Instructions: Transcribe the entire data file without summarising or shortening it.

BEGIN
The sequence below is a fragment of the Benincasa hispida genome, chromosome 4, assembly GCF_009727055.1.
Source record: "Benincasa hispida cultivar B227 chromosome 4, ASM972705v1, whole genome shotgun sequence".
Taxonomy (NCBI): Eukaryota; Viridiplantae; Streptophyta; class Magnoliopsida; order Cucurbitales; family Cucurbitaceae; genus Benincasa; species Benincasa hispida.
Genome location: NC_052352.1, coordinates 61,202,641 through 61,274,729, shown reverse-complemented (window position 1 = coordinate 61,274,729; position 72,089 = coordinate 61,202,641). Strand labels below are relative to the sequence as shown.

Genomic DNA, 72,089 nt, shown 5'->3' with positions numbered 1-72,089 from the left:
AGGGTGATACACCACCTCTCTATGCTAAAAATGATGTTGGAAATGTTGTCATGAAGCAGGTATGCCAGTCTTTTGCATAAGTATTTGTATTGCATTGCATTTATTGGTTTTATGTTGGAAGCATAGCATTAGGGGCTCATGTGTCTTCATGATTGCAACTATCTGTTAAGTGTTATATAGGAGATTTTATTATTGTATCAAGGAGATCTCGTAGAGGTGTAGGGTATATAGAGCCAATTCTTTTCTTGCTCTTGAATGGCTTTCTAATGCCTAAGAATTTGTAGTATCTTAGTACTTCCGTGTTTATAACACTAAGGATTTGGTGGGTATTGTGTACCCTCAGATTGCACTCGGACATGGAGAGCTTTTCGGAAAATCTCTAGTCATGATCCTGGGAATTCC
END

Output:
The sequence below is a fragment of the Benincasa hispida genome, chromosome 4, assembly GCF_009727055.1.
Source record: "Benincasa hispida cultivar B227 chromosome 4, ASM972705v1, whole genome shotgun sequence".
Taxonomy (NCBI): Eukaryota; Viridiplantae; Streptophyta; class Magnoliopsida; order Cucurbitales; family Cucurbitaceae; genus Benincasa; species Benincasa hispida.
Genome location: NC_052352.1, coordinates 61,202,641 through 61,274,729, shown reverse-complemented (window position 1 = coordinate 61,274,729; position 72,089 = coordinate 61,202,641). Strand labels below are relative to the sequence as shown.

Genomic DNA, 72,089 nt, shown 5'->3' with positions numbered 1-72,089 from the left:
AGGGTGATACACCACCTCTCTATGCTAAAAATGATGTTGGAAATGTTGTCATGAAGCAGGTATGCCAGTCTTTTGCATAAGTATTTGTATTGCATTGCATTTATTGGTTTTATGTTGGAAGCATAGCATTAGGGGCTCATGTGTCTTCATGATTGCAACTATCTGTTAAGTGTTATATAGGAGATTTTATTATTGTATCAAGGAGATCTCGTAGAGGTGTAGGGTATATAGAGCCAATTCTTTTCTTGCTCTTGAATGGCTTTCTAATGCCTAAGAATTTGTAGTATCTTAGTACTTCCGTGTTTATAACACTAAGGATTTGGTGGGTATTGTGTACCCTCAGATTGCACTCGGACATGGAGAGCTTTTCGGAAAATCTCTAGTCATGATCCTGGGAATTCC